The equity world has been all abuzz since Michael Lewis appeared on 60 minutes last Sunday to talk about his new book “Flash Boys a Wall Street Revolt.”
The book chronicles the story of Royal Bank of Canada trader Brad Katsuyama, who after seeing his orders constantly being picked off began to investigate and found that (he believes) high frequency trading (HFT) firms were able to spot his orders and get to the market in front of him.
In the 60 minutes interview and numerous subsequent interviews, Lewis talks about the evils of HFT, at one point claiming that U.S. equity markets are rigged. This was a startling claim to some but the consensus of most market participants I have spoken to is that ‘if it is rigged, it is much less so than in the past when brokerage fees were multiples higher and stock traded in eights instead of pennies.'
Despite that HFT is nothing new and has been investigated and talked about by industry professional and regulators alike, the recent spotlight has brought renewed attention to it and renewed interest from regulators to look into whether restrictions need to be put on it. What does the book reveal that regulators don’t already or should already know?
Yet regulators and government authorities are ramping up investigations. The U.S. Justice department confirmed it is investigating high-speed trading practices. Bloomberg reported Friday that the Commodity Futures Trading Commission is joining the Federal Bureau of Investigation, Securities and Exchange Commission and New York Attorney General’s office in probing high-speed trading.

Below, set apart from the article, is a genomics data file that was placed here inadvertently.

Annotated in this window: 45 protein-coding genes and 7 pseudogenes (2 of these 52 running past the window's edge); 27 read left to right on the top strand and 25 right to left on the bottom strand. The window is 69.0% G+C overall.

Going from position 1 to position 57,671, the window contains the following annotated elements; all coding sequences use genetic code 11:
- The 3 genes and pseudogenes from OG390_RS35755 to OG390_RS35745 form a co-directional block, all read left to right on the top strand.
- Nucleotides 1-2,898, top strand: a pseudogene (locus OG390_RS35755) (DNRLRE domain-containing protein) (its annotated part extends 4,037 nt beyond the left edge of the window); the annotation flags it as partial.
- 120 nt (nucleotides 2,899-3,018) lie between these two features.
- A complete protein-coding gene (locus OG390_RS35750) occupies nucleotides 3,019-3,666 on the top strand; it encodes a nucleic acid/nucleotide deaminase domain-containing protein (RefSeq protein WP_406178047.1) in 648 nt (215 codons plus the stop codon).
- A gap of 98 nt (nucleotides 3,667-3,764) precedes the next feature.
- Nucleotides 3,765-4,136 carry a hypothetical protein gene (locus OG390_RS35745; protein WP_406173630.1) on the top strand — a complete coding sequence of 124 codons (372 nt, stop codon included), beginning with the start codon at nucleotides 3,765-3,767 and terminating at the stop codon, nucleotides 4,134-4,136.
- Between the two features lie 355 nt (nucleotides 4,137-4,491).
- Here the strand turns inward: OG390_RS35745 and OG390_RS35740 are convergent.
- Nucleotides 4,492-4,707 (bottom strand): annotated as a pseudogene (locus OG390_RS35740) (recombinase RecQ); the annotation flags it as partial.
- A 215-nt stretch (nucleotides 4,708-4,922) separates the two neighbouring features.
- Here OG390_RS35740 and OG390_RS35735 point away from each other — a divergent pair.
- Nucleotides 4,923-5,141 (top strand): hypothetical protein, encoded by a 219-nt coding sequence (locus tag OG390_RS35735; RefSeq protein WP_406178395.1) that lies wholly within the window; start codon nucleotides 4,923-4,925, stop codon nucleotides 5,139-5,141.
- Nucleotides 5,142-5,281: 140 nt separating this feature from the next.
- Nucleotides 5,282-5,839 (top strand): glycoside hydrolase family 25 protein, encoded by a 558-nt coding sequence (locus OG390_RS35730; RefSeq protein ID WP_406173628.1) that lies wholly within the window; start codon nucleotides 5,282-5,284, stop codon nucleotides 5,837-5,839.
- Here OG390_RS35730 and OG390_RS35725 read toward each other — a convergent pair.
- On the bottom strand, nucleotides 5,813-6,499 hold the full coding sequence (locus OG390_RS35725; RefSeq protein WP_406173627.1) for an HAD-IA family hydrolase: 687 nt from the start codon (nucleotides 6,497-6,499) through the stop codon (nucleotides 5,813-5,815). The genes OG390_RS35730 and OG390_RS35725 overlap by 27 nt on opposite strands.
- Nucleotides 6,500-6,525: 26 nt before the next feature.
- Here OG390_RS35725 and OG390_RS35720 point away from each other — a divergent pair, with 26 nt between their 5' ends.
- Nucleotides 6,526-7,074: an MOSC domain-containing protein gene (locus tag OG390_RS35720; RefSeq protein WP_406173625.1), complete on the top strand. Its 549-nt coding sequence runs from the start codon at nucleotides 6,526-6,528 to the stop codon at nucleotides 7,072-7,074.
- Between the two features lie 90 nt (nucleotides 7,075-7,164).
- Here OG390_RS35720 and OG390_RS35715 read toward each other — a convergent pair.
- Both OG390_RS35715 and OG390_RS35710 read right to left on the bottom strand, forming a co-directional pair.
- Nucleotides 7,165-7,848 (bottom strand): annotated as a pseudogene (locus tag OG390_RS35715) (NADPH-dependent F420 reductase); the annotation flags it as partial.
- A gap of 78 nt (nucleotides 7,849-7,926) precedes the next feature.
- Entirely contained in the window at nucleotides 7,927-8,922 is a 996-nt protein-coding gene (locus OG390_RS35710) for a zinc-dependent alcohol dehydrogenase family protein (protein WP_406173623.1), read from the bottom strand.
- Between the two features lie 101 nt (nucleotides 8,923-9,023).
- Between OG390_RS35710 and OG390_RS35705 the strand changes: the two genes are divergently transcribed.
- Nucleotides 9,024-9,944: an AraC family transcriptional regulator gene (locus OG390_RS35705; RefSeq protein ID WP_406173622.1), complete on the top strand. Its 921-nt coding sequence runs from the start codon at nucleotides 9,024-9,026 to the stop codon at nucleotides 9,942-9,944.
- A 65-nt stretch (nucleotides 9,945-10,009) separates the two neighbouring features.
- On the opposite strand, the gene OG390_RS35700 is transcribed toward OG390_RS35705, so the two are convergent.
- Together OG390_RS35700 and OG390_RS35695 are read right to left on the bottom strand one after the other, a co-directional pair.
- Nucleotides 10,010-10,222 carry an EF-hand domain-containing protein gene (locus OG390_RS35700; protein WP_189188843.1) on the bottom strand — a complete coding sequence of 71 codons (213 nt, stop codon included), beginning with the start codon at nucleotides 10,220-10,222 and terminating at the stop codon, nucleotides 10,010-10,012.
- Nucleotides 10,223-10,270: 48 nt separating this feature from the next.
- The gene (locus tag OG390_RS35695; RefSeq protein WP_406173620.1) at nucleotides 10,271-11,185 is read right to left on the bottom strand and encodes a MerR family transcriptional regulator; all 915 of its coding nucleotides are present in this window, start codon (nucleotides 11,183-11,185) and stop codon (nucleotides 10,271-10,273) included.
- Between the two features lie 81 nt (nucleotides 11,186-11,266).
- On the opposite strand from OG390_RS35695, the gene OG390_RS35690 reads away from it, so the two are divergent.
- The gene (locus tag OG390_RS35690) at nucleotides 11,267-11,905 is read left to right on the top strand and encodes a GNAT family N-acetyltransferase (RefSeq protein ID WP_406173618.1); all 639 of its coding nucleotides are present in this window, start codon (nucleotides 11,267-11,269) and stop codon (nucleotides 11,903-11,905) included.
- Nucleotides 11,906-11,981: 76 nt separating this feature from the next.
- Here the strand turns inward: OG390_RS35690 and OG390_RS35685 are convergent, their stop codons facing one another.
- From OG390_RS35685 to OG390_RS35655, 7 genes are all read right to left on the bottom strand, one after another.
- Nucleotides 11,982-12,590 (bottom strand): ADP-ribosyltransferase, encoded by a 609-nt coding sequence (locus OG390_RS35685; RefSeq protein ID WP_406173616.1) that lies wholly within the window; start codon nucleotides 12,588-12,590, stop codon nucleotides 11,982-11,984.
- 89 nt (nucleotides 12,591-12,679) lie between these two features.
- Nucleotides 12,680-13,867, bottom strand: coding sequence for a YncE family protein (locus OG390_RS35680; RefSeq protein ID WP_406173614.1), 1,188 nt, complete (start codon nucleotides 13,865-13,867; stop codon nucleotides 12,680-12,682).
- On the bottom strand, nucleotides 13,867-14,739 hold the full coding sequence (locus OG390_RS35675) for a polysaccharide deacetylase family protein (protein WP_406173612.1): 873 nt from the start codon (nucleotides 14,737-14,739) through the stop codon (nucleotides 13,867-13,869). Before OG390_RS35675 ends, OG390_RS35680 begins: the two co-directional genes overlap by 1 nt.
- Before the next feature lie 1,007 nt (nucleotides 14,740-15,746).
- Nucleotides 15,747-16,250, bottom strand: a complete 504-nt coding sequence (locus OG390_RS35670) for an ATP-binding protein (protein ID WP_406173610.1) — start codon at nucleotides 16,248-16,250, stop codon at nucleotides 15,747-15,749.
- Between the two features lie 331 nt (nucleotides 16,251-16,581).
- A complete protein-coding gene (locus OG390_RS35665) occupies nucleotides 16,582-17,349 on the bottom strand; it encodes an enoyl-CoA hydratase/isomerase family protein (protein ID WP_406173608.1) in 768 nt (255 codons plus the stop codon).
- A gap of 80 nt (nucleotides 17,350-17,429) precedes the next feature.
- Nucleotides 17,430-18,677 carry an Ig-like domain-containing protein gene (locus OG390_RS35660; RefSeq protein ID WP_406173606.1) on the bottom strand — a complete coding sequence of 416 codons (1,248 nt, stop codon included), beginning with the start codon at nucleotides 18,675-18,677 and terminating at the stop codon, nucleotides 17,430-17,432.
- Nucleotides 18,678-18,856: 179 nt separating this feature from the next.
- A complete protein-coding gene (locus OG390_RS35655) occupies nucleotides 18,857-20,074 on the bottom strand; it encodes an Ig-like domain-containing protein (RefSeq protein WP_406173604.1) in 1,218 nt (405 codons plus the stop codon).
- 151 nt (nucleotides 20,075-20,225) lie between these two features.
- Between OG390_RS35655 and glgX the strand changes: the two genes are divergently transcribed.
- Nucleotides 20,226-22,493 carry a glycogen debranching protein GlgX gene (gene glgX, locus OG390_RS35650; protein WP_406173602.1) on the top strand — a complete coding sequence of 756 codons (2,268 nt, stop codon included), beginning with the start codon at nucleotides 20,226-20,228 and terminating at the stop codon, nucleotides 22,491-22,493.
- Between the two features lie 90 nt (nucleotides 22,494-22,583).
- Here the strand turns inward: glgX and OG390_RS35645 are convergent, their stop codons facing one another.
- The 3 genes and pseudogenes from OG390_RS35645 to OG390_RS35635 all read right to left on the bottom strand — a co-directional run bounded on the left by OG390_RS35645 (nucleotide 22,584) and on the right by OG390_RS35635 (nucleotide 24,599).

All this from a dubious claim in a book and a 60-minutes interview.
There may be certain structures within the U.S. equity markets that makes high frequency trading troublesome but the futures world with first in first out matching structures and no formal market making role is a different game altogether. Yet Acting CFTC Chairman Mark P. Wetjen provided this less than sturdy argument to Bloomberg: “I don’t have the impression at the moment that futures markets are rigged.”
Really. That quotes gives the impression that he has no idea of what HFT is or how it operates in the markets he is charged with regulating. They have been talking about it for some time yet everyone is running scared and hedging their bets.
In addition to raising a healthy debate on the subject, the controversy has served to promote the new exchange, IEX, launched by Katsuyama, the protagonist of the book. A number of brokers have put out announcements that they will access the new exchange. Just it has been less than a week since the release and Interactive Brokers and TradeStation put out announcements that they will be connecting to IEX.
If IEX delivers what it promises, it should be a success in the crowded field of equity trading platforms but there is a disturbing intersection between investigatory whistleblowing and promotion in the Lewis book, especially given the massive road show Lewis has embarked on.
Katsuyama could not have had a better marketing campaign for IEX and perhaps that is how “Flash Boys,” should be viewed.